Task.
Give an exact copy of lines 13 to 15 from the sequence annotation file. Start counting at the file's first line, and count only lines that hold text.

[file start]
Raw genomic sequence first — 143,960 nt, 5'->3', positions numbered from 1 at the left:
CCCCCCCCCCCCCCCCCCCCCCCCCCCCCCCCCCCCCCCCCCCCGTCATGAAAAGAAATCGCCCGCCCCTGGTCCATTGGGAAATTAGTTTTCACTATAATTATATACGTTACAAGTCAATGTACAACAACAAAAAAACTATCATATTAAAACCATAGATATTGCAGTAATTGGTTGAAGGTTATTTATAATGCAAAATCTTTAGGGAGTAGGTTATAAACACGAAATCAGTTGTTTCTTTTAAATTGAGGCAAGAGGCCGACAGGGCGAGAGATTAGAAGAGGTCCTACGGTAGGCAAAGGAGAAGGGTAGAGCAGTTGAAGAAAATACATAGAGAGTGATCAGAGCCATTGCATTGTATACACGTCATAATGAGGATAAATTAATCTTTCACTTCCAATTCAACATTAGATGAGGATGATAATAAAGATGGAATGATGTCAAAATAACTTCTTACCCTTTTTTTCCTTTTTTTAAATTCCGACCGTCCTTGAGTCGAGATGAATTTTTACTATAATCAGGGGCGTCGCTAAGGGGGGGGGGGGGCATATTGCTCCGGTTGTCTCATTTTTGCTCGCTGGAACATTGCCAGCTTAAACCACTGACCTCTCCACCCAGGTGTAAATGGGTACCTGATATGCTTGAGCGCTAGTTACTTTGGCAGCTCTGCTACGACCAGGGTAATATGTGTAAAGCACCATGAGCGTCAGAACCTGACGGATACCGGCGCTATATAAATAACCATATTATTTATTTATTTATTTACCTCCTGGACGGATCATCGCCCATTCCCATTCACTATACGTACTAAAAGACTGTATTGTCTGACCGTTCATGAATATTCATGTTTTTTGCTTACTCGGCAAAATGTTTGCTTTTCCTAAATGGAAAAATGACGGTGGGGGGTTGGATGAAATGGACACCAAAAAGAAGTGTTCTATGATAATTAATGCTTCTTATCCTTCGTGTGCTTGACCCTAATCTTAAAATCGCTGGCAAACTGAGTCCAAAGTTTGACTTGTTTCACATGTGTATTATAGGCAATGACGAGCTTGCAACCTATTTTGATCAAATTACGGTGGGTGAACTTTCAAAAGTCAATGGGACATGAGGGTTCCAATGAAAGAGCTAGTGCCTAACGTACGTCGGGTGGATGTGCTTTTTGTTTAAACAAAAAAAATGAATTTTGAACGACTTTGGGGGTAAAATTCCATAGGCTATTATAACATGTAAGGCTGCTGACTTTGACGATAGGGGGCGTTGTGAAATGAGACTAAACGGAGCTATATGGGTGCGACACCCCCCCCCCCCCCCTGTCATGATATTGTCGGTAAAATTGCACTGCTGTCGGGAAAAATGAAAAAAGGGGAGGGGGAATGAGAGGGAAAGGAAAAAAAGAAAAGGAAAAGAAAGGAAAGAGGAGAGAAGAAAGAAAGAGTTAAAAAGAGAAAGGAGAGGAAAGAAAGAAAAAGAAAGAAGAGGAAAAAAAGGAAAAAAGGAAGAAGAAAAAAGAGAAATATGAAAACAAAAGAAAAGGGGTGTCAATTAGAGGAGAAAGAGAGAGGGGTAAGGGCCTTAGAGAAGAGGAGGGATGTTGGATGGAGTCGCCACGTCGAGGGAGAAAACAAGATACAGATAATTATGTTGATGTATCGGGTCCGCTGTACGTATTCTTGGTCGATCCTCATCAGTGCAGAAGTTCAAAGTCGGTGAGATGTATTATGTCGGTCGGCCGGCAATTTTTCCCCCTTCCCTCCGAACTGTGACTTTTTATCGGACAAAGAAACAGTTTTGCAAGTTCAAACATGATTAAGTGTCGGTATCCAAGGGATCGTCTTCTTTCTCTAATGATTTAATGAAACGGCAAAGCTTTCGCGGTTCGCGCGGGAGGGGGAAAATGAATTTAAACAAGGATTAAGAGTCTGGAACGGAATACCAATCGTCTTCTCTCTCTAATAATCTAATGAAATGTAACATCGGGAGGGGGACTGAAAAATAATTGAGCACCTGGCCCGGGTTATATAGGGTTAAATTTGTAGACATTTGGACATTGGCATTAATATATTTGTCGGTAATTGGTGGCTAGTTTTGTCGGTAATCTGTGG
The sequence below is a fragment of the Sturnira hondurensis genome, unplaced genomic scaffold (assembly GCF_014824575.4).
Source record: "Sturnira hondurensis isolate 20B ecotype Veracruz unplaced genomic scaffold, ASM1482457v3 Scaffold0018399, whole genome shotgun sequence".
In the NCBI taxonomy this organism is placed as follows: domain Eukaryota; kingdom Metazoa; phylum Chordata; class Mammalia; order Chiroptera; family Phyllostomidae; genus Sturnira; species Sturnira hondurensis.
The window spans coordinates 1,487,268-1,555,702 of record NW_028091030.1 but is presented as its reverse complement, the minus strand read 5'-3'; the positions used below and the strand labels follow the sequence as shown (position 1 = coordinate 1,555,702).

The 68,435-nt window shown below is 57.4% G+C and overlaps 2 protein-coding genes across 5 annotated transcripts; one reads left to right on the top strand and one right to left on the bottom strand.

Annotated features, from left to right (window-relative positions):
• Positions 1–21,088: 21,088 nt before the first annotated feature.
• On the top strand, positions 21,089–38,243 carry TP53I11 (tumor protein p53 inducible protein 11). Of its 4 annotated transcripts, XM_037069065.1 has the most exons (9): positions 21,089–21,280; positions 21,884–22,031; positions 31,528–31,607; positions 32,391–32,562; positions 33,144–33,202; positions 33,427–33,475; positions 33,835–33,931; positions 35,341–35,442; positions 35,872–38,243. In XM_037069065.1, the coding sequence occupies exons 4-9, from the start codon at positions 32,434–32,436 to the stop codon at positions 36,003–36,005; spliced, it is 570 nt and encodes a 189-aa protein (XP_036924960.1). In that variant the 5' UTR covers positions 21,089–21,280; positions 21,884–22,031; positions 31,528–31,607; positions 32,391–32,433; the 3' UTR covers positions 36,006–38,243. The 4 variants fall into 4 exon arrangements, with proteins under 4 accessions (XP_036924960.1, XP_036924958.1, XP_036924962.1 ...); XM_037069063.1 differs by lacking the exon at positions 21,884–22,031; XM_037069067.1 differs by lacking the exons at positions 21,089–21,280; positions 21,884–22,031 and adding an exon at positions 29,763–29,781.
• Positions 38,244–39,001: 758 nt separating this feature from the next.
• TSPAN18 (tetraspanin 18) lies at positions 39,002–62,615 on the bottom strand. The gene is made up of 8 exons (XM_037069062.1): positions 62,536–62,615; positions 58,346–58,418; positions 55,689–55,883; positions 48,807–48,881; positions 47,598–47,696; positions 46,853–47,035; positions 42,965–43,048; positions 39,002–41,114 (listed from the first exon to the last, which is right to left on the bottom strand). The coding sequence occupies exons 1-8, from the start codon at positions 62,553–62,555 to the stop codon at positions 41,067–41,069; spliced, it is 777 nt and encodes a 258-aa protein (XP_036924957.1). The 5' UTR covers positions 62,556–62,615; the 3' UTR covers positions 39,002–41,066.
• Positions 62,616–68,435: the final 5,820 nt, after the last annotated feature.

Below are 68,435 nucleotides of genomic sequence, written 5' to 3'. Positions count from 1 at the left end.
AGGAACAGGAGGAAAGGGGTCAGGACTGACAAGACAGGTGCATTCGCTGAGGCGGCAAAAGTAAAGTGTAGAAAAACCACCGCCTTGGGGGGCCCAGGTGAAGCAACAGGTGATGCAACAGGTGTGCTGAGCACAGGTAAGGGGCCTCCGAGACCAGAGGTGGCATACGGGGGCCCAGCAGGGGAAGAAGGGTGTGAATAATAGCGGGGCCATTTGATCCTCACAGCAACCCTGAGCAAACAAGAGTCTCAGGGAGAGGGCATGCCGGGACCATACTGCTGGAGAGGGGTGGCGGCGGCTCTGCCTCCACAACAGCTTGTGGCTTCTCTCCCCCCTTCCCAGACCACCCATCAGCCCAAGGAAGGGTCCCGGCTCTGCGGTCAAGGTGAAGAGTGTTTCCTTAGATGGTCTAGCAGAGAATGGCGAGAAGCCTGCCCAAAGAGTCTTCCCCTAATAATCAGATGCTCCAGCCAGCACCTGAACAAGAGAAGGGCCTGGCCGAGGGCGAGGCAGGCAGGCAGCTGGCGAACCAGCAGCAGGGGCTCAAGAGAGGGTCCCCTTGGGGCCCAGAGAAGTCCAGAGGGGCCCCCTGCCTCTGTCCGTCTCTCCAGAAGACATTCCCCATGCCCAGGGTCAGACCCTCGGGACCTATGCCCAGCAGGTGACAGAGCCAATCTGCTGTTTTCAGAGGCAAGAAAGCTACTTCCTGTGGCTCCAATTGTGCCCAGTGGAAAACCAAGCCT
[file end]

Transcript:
• Positions 62,616–68,435: the final 5,820 nt, after the last annotated feature.

Below are 68,435 nucleotides of genomic sequence, written 5' to 3'. Positions count from 1 at the left end.
AGGAACAGGAGGAAAGGGGTCAGGACTGACAAGACAGGTGCATTCGCTGAGGCGGCAAAAGTAAAGTGTAGAAAAACCACCGCCTTGGGGGGCCCAGGTGAAGCAACAGGTGATGCAACAGGTGTGCTGAGCACAGGTAAGGGGCCTCCGAGACCAGAGGTGGCATACGGGGGCCCAGCAGGGGAAGAAGGGTGTGAATAATAGCGGGGCCATTTGATCCTCACAGCAACCCTGAGCAAACAAGAGTCTCAGGGAGAGGGCATGCCGGGACCATACTGCTGGAGAGGGGTGGCGGCGGCTCTGCCTCCACAACAGCTTGTGGCTTCTCTCCCCCCTTCCCAGACCACCCATCAGCCCAAGGAAGGGTCCCGGCTCTGCGGTCAAGGTGAAGAGTGTTTCCTTAGATGGTCTAGCAGAGAATGGCGAGAAGCCTGCCCAAAGAGTCTTCCCCTAATAATCAGATGCTCCAGCCAGCACCTGAACAAGAGAAGGGCCTGGCCGAGGGCGAGGCAGGCAGGCAGCTGGCGAACCAGCAGCAGGGGCTCAAGAGAGGGTCCCCTTGGGGCCCAGAGAAGTCCAGAGGGGCCCCCTGCCTCTGTCCGTCTCTCCAGAAGACATTCCCCATGCCCAGGGTCAGACCCTCGGGACCTATGCCCAGCAGGTGACAGAGCCAATCTGCTGTTTTCAGAGGCAAGAAAGCTACTTCCTGTGGCTCCAATTGTGCCCAGTGGAAAACCAAGCCT